[Python-ideas] add __contains__ into the "type" object

Eric V. Smith eric at trueblade.com
Tue Feb 28 18:47:06 EST 2017

On 2/28/2017 6:35 PM, Jelle Zijlstra wrote:
> 2017-02-28 15:12 GMT-08:00 Steven D'Aprano <steve at pearwood.info>:
>> On Wed, Mar 01, 2017 at 07:02:23AM +0800, 语言破碎处 wrote:
>>> where we use types?
>>>     almost:
>>>         isinstance(obj, T);
>>>         # issubclass(S, T);
>>> Note that TYPE is SET;
>> What does that mean? I don't understand.
>>>     if we add __contains__ and __le__ into "type",
>>>     then things become:
>>>         obj in T;
>> But obj is **not** in T, since T is a type, not a container.
> But in type theory, types are sets in some sense. For example, the
> bool type is the set {True, False}, and the int type is the infinite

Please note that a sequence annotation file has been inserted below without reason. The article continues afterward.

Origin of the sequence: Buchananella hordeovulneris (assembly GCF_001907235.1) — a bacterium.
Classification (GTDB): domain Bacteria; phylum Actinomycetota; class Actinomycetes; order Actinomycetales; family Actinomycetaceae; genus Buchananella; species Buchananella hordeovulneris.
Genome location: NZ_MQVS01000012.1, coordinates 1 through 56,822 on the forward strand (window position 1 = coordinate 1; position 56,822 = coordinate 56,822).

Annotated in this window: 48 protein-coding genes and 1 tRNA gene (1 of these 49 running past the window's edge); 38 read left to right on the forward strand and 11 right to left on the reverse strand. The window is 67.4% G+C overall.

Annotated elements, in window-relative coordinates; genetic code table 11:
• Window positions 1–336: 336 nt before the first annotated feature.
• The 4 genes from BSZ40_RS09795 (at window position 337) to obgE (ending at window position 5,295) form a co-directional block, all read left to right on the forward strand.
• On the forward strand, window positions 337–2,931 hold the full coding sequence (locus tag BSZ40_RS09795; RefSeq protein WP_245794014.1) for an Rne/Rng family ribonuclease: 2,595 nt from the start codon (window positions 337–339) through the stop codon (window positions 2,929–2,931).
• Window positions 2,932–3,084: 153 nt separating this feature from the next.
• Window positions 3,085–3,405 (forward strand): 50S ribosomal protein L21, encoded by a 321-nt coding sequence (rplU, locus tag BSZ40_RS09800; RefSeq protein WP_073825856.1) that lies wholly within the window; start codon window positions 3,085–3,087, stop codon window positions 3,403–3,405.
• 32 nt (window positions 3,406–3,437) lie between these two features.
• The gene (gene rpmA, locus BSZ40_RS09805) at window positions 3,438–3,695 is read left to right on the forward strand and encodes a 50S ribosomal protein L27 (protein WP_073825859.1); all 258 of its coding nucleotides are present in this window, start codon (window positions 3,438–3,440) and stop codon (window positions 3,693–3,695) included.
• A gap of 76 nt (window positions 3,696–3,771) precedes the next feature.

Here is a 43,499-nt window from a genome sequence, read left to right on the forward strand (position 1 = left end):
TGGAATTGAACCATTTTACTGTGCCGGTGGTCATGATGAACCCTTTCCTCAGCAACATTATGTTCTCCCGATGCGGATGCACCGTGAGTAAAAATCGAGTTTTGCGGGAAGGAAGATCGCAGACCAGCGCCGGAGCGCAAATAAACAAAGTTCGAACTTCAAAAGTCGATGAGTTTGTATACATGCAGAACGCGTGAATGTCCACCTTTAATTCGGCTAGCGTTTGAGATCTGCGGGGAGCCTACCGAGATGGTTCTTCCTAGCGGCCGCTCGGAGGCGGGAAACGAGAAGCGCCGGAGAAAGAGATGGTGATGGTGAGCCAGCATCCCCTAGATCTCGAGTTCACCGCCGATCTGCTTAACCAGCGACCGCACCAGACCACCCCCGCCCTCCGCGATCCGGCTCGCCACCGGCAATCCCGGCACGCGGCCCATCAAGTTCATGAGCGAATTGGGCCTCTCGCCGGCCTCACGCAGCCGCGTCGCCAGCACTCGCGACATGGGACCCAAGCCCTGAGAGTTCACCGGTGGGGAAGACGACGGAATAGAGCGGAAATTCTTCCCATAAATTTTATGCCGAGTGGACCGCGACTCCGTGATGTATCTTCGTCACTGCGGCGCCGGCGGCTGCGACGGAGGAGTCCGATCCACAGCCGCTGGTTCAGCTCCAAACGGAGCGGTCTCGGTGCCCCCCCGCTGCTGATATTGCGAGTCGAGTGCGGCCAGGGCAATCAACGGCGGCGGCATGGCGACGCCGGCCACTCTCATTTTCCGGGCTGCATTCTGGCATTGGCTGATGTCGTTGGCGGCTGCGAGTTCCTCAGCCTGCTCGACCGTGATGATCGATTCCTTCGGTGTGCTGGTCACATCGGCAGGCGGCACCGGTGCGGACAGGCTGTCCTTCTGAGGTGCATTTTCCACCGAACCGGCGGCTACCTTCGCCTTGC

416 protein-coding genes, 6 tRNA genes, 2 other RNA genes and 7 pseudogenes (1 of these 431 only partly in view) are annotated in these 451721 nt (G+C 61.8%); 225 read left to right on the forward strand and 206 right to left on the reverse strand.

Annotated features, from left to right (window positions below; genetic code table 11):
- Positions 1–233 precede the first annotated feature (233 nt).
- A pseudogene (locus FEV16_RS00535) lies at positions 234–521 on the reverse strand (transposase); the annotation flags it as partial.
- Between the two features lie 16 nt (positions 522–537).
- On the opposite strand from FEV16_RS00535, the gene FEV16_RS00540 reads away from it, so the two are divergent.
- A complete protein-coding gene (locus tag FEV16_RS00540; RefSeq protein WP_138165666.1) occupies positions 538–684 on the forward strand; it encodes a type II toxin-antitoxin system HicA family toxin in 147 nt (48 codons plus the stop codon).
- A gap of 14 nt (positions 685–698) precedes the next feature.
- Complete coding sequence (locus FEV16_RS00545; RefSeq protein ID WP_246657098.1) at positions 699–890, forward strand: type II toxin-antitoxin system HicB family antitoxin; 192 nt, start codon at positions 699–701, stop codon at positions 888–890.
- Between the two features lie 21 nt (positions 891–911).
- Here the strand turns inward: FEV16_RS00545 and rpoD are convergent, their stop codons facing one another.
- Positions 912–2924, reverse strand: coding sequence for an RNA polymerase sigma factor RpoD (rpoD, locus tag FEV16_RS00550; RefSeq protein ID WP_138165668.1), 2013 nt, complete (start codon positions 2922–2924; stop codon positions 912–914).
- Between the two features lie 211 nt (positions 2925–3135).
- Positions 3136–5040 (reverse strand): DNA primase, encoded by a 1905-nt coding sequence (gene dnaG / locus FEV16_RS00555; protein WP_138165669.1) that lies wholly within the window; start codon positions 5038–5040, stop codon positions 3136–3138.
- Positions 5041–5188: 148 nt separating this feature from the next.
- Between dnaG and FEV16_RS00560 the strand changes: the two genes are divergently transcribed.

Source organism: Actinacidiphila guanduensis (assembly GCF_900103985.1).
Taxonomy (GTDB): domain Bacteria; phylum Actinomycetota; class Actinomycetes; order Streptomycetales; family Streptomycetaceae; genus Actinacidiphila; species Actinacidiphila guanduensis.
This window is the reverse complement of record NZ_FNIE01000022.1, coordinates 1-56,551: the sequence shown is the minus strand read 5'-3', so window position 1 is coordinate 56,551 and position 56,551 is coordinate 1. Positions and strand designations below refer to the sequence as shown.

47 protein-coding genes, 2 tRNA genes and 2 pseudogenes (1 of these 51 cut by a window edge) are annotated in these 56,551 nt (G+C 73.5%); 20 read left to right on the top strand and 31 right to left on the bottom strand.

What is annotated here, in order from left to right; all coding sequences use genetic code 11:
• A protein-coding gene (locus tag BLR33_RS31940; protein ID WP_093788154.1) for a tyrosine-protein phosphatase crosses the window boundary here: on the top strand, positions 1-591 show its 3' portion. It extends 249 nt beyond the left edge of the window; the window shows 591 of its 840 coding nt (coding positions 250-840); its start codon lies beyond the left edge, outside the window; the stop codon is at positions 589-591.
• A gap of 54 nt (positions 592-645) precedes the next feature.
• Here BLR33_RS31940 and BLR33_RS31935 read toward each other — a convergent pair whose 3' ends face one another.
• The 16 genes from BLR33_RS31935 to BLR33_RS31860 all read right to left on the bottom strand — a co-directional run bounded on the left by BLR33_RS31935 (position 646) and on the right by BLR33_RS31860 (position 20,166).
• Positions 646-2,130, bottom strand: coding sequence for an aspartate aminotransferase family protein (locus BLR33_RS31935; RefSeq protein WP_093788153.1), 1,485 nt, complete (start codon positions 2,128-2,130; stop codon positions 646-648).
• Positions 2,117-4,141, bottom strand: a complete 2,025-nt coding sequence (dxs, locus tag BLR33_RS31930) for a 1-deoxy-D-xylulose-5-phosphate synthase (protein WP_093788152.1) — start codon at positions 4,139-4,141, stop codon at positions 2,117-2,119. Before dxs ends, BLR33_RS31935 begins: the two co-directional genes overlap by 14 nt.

> set {..., -1, 0, 1, ...}. Similarly, typing.py has a Union type:
> Union[A, B] is the union of the types A and B. Subclasses are subsets
> of their parent classes, because their set of possible values is a
> subset of the possible values of their parent class.
> The OP seems to be proposing that we reflect this identity between
> types and sets in Python by spelling "isinstance(obj, T)" as "obj in
> T" and "issubclass(S, T)" as "S <= T". This proposal has some solid
> theory behind it and I don't think it would be hard to implement, but
> it doesn't seem like a particularly useful change to me. It wouldn't
> really enable anything we can't do now, and it may be confusing to
> people reading code that "obj in list" does something completely
> different from "obj in list()".

Also, you go from the easy to google "python issubclass" to ... ?

Syntax is hard to search for.


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